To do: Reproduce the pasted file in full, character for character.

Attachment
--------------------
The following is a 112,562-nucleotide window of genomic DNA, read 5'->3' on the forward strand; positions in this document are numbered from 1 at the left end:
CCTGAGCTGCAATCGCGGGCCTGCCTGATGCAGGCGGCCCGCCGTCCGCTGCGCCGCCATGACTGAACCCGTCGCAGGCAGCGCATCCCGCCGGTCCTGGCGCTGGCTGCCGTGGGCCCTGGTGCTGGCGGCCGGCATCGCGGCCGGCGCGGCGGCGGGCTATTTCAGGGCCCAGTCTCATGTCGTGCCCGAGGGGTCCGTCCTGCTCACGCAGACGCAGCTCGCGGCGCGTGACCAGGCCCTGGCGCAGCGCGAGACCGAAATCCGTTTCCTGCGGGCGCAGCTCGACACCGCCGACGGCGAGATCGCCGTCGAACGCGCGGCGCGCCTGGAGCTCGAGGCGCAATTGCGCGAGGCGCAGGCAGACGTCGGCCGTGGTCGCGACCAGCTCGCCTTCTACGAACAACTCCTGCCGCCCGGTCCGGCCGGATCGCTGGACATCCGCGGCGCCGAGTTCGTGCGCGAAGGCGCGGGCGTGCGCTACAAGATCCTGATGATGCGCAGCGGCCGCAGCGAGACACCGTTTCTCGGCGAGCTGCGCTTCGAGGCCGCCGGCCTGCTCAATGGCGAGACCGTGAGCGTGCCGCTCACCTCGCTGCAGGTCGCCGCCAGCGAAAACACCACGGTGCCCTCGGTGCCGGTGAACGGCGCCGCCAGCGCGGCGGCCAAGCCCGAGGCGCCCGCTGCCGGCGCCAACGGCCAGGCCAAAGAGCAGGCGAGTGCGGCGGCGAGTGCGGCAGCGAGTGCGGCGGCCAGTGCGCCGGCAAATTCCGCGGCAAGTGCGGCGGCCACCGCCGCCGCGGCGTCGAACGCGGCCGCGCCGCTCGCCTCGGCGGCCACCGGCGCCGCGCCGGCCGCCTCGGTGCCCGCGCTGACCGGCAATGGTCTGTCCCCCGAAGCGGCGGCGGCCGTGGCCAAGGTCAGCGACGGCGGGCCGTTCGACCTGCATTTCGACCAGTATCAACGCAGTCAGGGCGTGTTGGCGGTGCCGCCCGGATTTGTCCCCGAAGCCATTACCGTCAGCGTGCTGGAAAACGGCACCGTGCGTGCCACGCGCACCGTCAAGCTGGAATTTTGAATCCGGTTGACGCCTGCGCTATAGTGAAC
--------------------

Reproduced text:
The following is a 112,562-nucleotide window of genomic DNA, read 5'->3' on the forward strand; positions in this document are numbered from 1 at the left end:
CCTGAGCTGCAATCGCGGGCCTGCCTGATGCAGGCGGCCCGCCGTCCGCTGCGCCGCCATGACTGAACCCGTCGCAGGCAGCGCATCCCGCCGGTCCTGGCGCTGGCTGCCGTGGGCCCTGGTGCTGGCGGCCGGCATCGCGGCCGGCGCGGCGGCGGGCTATTTCAGGGCCCAGTCTCATGTCGTGCCCGAGGGGTCCGTCCTGCTCACGCAGACGCAGCTCGCGGCGCGTGACCAGGCCCTGGCGCAGCGCGAGACCGAAATCCGTTTCCTGCGGGCGCAGCTCGACACCGCCGACGGCGAGATCGCCGTCGAACGCGCGGCGCGCCTGGAGCTCGAGGCGCAATTGCGCGAGGCGCAGGCAGACGTCGGCCGTGGTCGCGACCAGCTCGCCTTCTACGAACAACTCCTGCCGCCCGGTCCGGCCGGATCGCTGGACATCCGCGGCGCCGAGTTCGTGCGCGAAGGCGCGGGCGTGCGCTACAAGATCCTGATGATGCGCAGCGGCCGCAGCGAGACACCGTTTCTCGGCGAGCTGCGCTTCGAGGCCGCCGGCCTGCTCAATGGCGAGACCGTGAGCGTGCCGCTCACCTCGCTGCAGGTCGCCGCCAGCGAAAACACCACGGTGCCCTCGGTGCCGGTGAACGGCGCCGCCAGCGCGGCGGCCAAGCCCGAGGCGCCCGCTGCCGGCGCCAACGGCCAGGCCAAAGAGCAGGCGAGTGCGGCGGCGAGTGCGGCAGCGAGTGCGGCGGCCAGTGCGCCGGCAAATTCCGCGGCAAGTGCGGCGGCCACCGCCGCCGCGGCGTCGAACGCGGCCGCGCCGCTCGCCTCGGCGGCCACCGGCGCCGCGCCGGCCGCCTCGGTGCCCGCGCTGACCGGCAATGGTCTGTCCCCCGAAGCGGCGGCGGCCGTGGCCAAGGTCAGCGACGGCGGGCCGTTCGACCTGCATTTCGACCAGTATCAACGCAGTCAGGGCGTGTTGGCGGTGCCGCCCGGATTTGTCCCCGAAGCCATTACCGTCAGCGTGCTGGAAAACGGCACCGTGCGTGCCACGCGCACCGTCAAGCTGGAATTTTGAATCCGGTTGACGCCTGCGCTATAGTGAAC